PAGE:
In recent years, mediation has been given further impetus by the inclusion of a provision in the Companies Act, 2013, which makes it mandatory for the central government to maintain a mediation and conciliation panel, comprising experts for mediating commercial disputes between the parties. Further, tribunals under the Companies Act or the central government may also refer a dispute to mediation where it deems it appropriate. Similarly, the Consumer Protection Bill (Consumer Bill), 2015 provides for mediating disputes at the first instance of admission of a complaint before any consumer disputes redressal agency.

Draft Bill strengthens pre-litigation model by proposing suitable amendments.

The Draft Bill proposes for pre-litigation mediation and at the same time safeguards the interest of the litigants to approach the competent adjudicatory forums/courts in case an urgent relief is sought.

‘Pre-trial mediation’ process is a provision which has been introduced in Section 89 of The Code of Civil Procedure (by Amendment Act of 2002) for pre-trial alternative settlement of disputes by efforts of the Courts before initiation of proceedings before it.

Although the Supreme Court has given some impetus to pre-litigation mediation, and it has taken a special role in matrimonial or family dispute cases, there exists no overarching framework for these services. A report titled ‘Strengthening Mediation in India’ by Vidhi Centre for Legal Policy (2016) highlights that this has resulted in a lack of uniformity across centres, with only some offering pre-litigation mediation services.

The study was focussed on the functioning of three court-connected mediation centres, namely the Bangalore Mediation Centre, the Mediation and Conciliation Centre of the Delhi High Court, and the Allahabad High Court Mediation and Conciliation Centre, between 2011 to 2015. The report recommended that an institutionalised pre-litigation model can supplement the court-connected model and could be explored further. The present Draft Bill strengthens the pre-litigation model by proposing suitable amendments to the Code of Civil Procedure 1908 and the Commercial Courts Act, 2015.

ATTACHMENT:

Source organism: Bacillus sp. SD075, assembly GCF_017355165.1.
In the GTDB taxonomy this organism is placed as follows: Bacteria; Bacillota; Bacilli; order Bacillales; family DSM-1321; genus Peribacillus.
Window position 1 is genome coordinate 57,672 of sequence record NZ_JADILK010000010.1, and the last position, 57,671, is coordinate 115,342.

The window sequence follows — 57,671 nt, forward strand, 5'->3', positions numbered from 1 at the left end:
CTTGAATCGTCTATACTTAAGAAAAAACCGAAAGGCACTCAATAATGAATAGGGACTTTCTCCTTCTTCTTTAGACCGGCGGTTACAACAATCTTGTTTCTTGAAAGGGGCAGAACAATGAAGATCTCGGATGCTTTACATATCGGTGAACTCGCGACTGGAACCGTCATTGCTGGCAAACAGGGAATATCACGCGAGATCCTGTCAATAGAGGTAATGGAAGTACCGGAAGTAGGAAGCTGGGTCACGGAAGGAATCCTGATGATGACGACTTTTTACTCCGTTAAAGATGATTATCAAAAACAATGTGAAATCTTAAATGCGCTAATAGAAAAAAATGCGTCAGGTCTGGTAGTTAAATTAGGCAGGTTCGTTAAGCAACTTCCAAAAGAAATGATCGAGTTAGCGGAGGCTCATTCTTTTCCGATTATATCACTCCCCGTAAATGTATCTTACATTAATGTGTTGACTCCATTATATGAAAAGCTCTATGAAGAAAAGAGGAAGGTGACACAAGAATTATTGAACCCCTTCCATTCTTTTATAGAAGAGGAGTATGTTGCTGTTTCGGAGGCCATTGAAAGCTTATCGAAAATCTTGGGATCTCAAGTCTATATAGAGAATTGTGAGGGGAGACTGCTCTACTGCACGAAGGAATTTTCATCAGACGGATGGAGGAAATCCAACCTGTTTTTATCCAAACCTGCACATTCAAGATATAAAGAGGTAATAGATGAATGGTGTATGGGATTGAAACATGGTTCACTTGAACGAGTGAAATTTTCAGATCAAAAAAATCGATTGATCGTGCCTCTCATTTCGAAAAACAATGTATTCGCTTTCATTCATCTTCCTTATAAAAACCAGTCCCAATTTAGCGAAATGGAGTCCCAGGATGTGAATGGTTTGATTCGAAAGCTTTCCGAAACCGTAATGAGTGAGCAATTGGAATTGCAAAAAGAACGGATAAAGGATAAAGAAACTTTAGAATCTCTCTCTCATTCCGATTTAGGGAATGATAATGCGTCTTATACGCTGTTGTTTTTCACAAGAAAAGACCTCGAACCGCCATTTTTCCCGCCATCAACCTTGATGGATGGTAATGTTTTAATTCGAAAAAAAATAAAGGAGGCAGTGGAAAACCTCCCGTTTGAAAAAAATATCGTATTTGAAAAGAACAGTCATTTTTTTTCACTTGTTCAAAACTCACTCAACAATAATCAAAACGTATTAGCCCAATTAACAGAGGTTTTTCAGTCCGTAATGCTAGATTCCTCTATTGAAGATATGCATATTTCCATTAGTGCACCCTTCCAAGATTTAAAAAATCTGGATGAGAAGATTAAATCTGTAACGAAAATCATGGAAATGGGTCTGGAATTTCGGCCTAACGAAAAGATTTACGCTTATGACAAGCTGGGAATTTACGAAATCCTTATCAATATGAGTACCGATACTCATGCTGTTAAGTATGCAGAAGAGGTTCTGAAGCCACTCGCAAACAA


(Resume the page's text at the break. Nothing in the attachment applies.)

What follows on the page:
The registration of Mediation Settlement Agreement has also been provided for with State/District/Taluk Legal Authorities within 90 days to ensure maintenance of authenticated records of the settlement so arrived. Moreover, the mediation process protects the confidentiality of the mediation undertaken and provides for immunity in certain cases against its disclosure.

Draft Bill lays down limited grounds to challenge mediation agreements.

The Draft Bill provides that the successful outcome of mediation in the form of Mediation Settlement Agreement (MSA) has been made enforceable by law. Since the Mediation Settlement Agreement is out of the consensual agreement between the parties, the challenge to the same has been permitted on limited grounds.

The Vidhi Legal Centre report highlights that the major problem regarding enforcement of mediated settlements is the ambiguity regarding the grounds for challenging such settlements. Therefore, it recommended that the legislation should stipulate precise grounds for challenging mediated settlements by parties.

The Draft Bill addresses this concern by specifying the grounds on which a Mediation Settlement Agreement (MSA) can be challenged. A mediated settlement agreement can be challenged only on all or any of the following grounds.

  • Fraud
  • Corruption
  • Gross impropriety
  • Impersonation

Provides for establishment of Mediation Council of India.

Several reports have argued for adequate training standards, recognition, and accreditation for mediators. Apart from training, accreditation of mediators based on educational and professional background, basic and advanced training undergone by mediators, experience as a mediator (including the types of cases mediated), etc., should also be made common practice.

Report of the High-Level Committee to Review the Institutionalisation of Arbitration Mechanism in India (2017) finds that though various arbitral institutions have been set up in India, particularly in the last five years, they have not been preferred by parties, who have leaned in favour of ad hoc arbitration or arbitrations administered by arbitral institutions located abroad.